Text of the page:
The square magazine release catch can be repositioned to the other side and the accessory tool box gives a choice of three magazine release button sizes. The magazine and slide releases feel accessible in the hand with the medium grip fitted, while forward of the take-down release is a new Rival feature, a slot for an optional thumb rest. The addition of a mag-well helps with faster reload and can be removed if the rulebook dictates for certain categories or divisions of competitions. With the mag-well removed the end of the butt incorporates a ‘self mag-well’ internally shaped to improve magazine loading.

Canik, along with dozens of manufacturers worldwide, have benefited from almost 40 years of improvement on the revolutionary Glock system and as such, trigger mechanisms have been top of their R&D list. I’ve tried all triggers across the range of Canik striker-fired pistols and all are a vast improvement on Glock’s original. The diamond-cut surface of the 90-degree aluminium flat trigger helps prevent slippage and improved control, while the reduction in trigger weight with a short up-take and short reset felt pretty smooth when dry firing and, according to the advertising material, the firing mechanism is an improved version.

The take-down process for removing the slide is a little different to most striker-fired pistols and instructions for stripping are in the manual and must be observed to avoid damaging the firing mechanism. Deep, aggressive serrations extend around the front of the slide, with a long cut on top and short one on each side helping with weight distribution and appearance.

I prefer to rack pistol slides from in front of the ejection port, a habit that comes from not wanting to rub the carbide sight-black from the sights. Along with the step in the slide just behind the front sight, these serrations give plenty of opportunity for a firm hold. Both the polymer and steel models sport an adjustable sight and shows designers of the Rivals have the sports shooter in mind and, in keeping with modern trends, they’re optics-ready.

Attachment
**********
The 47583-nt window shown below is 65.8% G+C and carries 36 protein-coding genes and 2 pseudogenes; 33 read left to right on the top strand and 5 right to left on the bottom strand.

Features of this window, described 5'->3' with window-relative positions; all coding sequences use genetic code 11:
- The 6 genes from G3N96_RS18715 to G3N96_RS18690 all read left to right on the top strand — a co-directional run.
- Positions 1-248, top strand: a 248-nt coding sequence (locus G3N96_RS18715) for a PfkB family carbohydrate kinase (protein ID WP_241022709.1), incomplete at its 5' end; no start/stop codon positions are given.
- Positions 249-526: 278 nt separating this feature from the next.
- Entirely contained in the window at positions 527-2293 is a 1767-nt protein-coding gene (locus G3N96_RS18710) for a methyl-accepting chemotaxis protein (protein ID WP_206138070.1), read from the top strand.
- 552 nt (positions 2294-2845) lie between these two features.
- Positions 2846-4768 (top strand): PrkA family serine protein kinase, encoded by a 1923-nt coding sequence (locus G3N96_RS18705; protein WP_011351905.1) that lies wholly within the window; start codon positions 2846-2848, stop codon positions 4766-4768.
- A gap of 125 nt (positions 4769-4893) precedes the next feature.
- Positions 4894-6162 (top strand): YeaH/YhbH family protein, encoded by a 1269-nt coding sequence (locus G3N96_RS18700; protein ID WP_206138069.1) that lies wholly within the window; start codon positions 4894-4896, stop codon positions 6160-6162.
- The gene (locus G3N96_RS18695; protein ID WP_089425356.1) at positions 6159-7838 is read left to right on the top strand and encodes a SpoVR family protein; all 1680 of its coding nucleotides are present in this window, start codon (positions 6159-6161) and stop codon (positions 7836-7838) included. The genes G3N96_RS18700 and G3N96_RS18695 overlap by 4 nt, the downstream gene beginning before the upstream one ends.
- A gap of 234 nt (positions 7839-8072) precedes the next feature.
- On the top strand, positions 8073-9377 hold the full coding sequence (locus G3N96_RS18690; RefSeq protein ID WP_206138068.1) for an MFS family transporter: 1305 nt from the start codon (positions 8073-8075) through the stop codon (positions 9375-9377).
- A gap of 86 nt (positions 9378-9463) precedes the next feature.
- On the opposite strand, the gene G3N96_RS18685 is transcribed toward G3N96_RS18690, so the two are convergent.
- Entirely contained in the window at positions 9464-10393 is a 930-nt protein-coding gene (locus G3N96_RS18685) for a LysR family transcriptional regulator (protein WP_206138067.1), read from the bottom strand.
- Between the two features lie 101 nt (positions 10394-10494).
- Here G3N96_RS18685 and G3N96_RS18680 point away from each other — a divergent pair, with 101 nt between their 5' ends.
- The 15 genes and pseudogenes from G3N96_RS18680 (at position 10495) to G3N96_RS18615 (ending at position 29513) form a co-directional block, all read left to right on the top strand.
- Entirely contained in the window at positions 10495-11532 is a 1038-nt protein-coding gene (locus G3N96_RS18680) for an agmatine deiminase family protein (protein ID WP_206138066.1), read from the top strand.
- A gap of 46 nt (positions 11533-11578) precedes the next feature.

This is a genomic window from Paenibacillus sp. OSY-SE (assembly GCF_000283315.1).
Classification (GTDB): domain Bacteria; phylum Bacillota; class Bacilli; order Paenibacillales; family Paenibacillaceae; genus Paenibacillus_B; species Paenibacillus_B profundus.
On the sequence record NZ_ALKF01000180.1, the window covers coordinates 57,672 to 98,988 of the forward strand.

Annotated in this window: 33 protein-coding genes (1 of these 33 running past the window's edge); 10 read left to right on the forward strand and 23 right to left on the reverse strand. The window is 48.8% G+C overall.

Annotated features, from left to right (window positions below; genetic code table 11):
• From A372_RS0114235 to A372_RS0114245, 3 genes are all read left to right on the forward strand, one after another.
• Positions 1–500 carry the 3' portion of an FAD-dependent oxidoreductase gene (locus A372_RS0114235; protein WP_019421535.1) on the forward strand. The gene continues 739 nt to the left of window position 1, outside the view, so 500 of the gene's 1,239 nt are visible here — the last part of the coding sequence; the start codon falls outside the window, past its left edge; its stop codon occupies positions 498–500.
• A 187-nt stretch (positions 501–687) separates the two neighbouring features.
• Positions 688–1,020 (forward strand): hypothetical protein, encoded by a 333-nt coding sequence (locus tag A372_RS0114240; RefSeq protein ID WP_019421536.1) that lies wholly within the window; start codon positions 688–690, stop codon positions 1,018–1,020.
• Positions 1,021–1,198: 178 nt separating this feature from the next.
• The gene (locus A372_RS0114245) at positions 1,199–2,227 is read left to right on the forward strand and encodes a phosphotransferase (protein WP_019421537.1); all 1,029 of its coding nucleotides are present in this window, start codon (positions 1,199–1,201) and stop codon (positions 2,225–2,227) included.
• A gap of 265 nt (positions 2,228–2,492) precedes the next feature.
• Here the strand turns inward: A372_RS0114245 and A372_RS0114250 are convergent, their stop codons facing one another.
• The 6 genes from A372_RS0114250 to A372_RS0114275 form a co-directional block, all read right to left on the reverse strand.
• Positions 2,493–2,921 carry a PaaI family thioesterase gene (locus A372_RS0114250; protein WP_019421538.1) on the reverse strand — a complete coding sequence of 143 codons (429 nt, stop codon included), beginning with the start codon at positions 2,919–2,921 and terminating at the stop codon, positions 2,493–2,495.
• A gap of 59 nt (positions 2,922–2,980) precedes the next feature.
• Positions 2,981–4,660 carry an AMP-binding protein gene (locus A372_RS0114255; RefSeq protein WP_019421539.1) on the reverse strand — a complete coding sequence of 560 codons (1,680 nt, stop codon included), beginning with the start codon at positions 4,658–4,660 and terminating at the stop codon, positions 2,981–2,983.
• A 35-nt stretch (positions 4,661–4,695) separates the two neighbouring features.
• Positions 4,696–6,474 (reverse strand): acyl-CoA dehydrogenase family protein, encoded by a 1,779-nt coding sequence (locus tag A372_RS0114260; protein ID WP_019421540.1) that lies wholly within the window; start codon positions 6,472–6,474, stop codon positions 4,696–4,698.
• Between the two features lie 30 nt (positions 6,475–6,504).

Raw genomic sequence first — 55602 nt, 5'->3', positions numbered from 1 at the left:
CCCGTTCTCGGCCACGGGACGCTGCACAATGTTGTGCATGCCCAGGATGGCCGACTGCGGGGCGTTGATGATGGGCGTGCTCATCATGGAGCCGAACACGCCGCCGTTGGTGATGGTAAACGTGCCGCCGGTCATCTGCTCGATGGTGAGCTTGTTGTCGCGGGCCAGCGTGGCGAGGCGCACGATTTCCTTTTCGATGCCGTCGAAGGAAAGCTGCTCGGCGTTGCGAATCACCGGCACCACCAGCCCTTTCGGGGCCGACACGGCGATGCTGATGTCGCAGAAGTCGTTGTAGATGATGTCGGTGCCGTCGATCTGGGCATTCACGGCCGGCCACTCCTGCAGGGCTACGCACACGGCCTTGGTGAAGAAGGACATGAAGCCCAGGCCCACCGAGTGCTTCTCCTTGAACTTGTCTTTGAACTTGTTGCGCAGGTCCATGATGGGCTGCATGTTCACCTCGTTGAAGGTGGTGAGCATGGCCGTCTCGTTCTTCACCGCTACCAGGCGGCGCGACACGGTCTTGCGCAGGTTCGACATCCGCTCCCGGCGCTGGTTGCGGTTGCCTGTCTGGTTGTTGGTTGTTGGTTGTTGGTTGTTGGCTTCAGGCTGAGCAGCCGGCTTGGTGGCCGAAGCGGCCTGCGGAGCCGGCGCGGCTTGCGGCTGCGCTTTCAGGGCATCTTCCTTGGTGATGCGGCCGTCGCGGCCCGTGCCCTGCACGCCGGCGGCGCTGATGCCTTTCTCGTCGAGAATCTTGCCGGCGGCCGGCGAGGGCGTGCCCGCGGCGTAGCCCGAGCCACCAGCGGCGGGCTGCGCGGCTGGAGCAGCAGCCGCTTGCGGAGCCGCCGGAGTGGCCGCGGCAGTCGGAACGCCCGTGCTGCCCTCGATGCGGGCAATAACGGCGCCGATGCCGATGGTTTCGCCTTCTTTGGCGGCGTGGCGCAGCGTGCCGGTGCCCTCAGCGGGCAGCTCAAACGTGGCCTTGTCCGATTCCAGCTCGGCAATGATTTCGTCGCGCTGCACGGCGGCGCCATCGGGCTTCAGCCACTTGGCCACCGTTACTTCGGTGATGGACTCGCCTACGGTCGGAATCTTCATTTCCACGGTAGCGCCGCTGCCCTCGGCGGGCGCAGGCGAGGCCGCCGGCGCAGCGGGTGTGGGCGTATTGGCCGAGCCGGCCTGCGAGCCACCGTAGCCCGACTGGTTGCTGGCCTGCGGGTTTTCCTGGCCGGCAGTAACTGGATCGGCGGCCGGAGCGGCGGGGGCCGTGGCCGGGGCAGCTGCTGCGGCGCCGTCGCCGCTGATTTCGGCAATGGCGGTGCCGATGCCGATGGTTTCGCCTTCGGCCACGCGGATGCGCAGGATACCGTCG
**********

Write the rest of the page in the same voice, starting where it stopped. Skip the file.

Once the rear sight is removed, one of five supplied adaptor plates accommodate most popular brands of reflex red-dot sights. One of the adaptor plates even incorporates a fixed sight, again something that may be required in a certain match. The rear of the slide exposes the back of the firing pin and, coloured red, alerts the shooter to when the striker is cocked.

The five-inch (127mm) barrel is fluted which, apart from its appearance, reduces the amount of contact between barrel and slide. The breech end of the barrel also has serrations to match those on the front and rear of the slide, while the flat recoil spiring is captive on a square steel guide rod.

OSA also provided the latest SIG/Sauer Romeo-1 Pro reflex sight for this review. The Romeo series are top of the reflex sight range with SIG’s reputation for quality and reliability. With its strong and lightweight housing and 30mm moulded glass aspherical lens, Romeo 1 is described as a miniature dot sight though I found it large enough for most applications on several pistols.

Although the sight’s supplied with a steel shroud, the screws weren’t long enough to mount on the Rival’s adaptor plate (easily fixed with longer screws). This optic has a 6 Minute of Angle (MOA) red dot with a 3 MOA also available. The reflex sight has 12 illumination settings and the supplied CR1632 battery with its 20,000 hours-plus life is easily replaced using a top-mounted screw cap. It comes with a handy key chain tool with screwdrivers for battery replacement and sight adjustment as well as a spare battery compartment. Before heading to the range I cleaned and lubricated the Rival as per instructions.

At the range

I chose factory-loaded ammunition across several brands in Winchester, PPU, Geco, Federal and Sellier & Bellot, some 115-grain others 124, some lead round-nose others jacketed either hollow point or FMJ. All functioned without fault in feeding, firing, extracting and ejecting at a high rate of fire and didn’t miss a beat.

There was plenty of adjustment available in the rear sight to cover any windage or elevation variations of the different rounds. The dovetail-mounted red fibre front sight was bright and quick to locate, though I prefer the traditional Patridge-style in some situations and the dovetail allows for an easy fix with aftermarket accessories.